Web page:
Post-Debate Poll Shows Clinton Up by 11% in Ohio
By Shawn Salamone
BEREA, Ohio — A new Baldwin Wallace University Community Research Institute statewide poll of likely Ohio voters shows Democrat Hillary Clinton opening a double digit lead in a head to head match-up with Republican nominee Donald Trump, 48% to 37%, with 14% unsure. In a four-way race, Clinton still leads by 9% (43% to 34%) with the two third party candidates drawing 13% of the battleground state’s voters and another 10% remaining “unsure.” Clinton is winning Independents (36% to Trump’s 30%) and attracting one in ten Republican voters.
“For decades, Ohio has been one of the most reliable bellwether states in the country,” said Lauren Copeland, Baldwin Wallace political science professor and associate director of the Community Research Institute. “When the polls showed Trump in the lead [before the first presidential debate], some suggested that Ohio’s importance in electoral politics might be declining. However, with less than four weeks to go until the general election, our results are consistent with other recent national polls, and suggest that scholars and pundits shouldn’t write off Ohio’s presidential predictive power just yet.”
Casting votes against, not for
Deep dissatisfaction with both major party candidates is reflected in questions that asked about the main motivation behind voter choices. Some 47% of Clinton backers say their vote is less about support for her and more about stopping Trump from becoming president, and 63% of Trump voters characterize their choice as a vote against Clinton. Among survey respondents planning to vote third party, 75% saying they’re mostly motivated by “dislike” for both major party candidates.
“A large percentage of Ohio’s electorate is most passionate about who should not be president,” said Tom Sutton, political science professor and director of the CRI. “The core support for each of the major party candidates has stayed largely unchanged, but the bad news for Trump is that more of the undecideds—and some third party supporters—who are now coming off the fence are moving to Clinton.”
Ohioans pick a clear debate winner
The survey, conducted after Sunday’s presidential debate, asked the 59% of respondents who said they watched the town hall-style forum to name the winner. More than half (52%) said Clinton bested Trump, about a third (31%) said Trump gave a superior performance, and 17% called it a tie.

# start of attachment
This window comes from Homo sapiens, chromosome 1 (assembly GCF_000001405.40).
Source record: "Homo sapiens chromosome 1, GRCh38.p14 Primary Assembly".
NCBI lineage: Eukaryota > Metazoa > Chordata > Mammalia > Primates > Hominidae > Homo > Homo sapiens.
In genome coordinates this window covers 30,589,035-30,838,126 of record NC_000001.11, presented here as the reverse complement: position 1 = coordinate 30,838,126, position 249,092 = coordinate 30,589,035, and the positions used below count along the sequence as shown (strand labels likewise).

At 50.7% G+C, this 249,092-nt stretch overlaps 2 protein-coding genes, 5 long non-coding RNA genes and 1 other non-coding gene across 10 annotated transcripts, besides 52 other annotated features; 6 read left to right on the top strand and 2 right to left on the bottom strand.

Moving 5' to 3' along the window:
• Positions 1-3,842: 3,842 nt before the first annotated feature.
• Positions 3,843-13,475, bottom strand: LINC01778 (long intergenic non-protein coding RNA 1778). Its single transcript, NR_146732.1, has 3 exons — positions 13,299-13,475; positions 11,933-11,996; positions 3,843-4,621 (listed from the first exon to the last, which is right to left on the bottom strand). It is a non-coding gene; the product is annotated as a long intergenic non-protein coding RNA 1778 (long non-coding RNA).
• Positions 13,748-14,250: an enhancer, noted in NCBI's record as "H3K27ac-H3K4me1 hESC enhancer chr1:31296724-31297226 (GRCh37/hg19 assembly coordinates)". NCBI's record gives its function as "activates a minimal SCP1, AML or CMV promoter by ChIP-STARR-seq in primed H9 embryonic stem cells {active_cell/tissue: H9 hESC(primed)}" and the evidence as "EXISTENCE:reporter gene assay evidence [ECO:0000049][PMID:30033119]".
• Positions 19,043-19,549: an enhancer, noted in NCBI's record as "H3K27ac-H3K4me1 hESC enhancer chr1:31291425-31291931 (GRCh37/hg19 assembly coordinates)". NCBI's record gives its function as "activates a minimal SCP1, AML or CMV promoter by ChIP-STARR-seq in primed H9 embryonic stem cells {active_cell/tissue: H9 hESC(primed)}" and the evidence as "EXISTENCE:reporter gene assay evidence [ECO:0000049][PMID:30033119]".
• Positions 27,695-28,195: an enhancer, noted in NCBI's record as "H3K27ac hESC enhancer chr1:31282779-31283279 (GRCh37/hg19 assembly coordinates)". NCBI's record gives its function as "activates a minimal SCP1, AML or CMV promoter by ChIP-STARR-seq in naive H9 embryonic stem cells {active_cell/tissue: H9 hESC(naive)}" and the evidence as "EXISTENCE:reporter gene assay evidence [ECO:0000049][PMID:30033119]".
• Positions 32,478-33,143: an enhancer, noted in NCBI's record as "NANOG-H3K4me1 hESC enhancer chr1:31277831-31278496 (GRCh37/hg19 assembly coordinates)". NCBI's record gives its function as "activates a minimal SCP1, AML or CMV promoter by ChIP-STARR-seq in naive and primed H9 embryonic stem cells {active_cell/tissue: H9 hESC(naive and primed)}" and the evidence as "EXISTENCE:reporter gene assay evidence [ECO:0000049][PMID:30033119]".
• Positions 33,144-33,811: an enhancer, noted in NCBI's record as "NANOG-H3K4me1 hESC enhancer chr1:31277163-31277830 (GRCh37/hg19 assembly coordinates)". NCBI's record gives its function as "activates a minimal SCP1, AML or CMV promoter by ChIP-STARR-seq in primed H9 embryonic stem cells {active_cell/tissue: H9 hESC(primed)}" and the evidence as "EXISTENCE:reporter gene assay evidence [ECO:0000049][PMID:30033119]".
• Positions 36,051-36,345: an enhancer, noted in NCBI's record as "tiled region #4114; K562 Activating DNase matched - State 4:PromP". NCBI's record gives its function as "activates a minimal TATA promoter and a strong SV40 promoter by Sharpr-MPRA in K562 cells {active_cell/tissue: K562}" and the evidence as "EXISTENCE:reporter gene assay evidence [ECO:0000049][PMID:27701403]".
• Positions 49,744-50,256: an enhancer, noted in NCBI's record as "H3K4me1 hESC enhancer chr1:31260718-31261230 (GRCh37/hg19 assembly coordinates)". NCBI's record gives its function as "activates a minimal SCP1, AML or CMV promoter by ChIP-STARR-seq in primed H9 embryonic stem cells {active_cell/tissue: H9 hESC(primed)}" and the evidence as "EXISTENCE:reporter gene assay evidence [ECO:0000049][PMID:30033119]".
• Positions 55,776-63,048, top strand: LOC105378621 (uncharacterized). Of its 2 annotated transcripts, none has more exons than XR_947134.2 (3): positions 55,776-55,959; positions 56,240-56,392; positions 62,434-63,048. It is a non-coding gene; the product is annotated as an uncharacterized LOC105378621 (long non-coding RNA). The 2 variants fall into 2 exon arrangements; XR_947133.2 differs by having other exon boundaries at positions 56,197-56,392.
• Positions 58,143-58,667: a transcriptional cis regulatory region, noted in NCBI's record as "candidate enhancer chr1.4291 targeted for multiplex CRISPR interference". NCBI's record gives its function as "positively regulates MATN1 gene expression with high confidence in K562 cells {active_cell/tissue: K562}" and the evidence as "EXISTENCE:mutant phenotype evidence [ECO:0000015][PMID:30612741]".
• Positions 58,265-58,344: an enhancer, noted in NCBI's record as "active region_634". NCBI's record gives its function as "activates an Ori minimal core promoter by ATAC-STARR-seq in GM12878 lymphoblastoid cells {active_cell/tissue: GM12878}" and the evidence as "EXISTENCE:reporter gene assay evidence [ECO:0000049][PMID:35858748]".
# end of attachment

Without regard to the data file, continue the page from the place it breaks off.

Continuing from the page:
Did the debate move the needle on opinion? Almost 31% of debate watchers say they now hold a “more favorable” opinion of Clinton versus 26% “less favorable,” while 41% had “less favorable” post debate opinions about Trump to 21% “more favorable.” One in five say the debate had impact on their vote one way or another, a finding that was true across all party lines.
When asked to choose which candidate best matched a series of statements about debate performance, by wide margins, more Ohio debate watchers thought Clinton “was more likable,” “expressed her views more clearly,” “seemed to be the stronger leader” and “spent more time discussing policy,” while Trump “spent more time attacking [his] opponent.”
Portman up by double digits in US Senate race
In Ohio’s U.S. Senate race, the poll shows incumbent Republican Sen. Rob Portman holding onto a double-digit lead over Democratic challenger, former Ohio Gov. Ted Strickland, 50% to 34% with 16% undecided. Portman wins big with Republicans (83%) and carries 54% of Independents to Strickland’s 29%. Strickland’s support among Democrats is at 69% with 18% still unsure about the race.
This study was conducted during the period of 11 p.m. Oct. 9 to Oct. 11, among 1152 likely Ohio voters using online panel data with quotas in place for gender and age. Data are weighted by age and gender. Margin of error = +/- 3 percentage points for the general population. Results based on smaller samples of respondents — such as by party identification — have a larger margin of error.
Copyright 2020 The Business Journal, Youngstown, Ohio.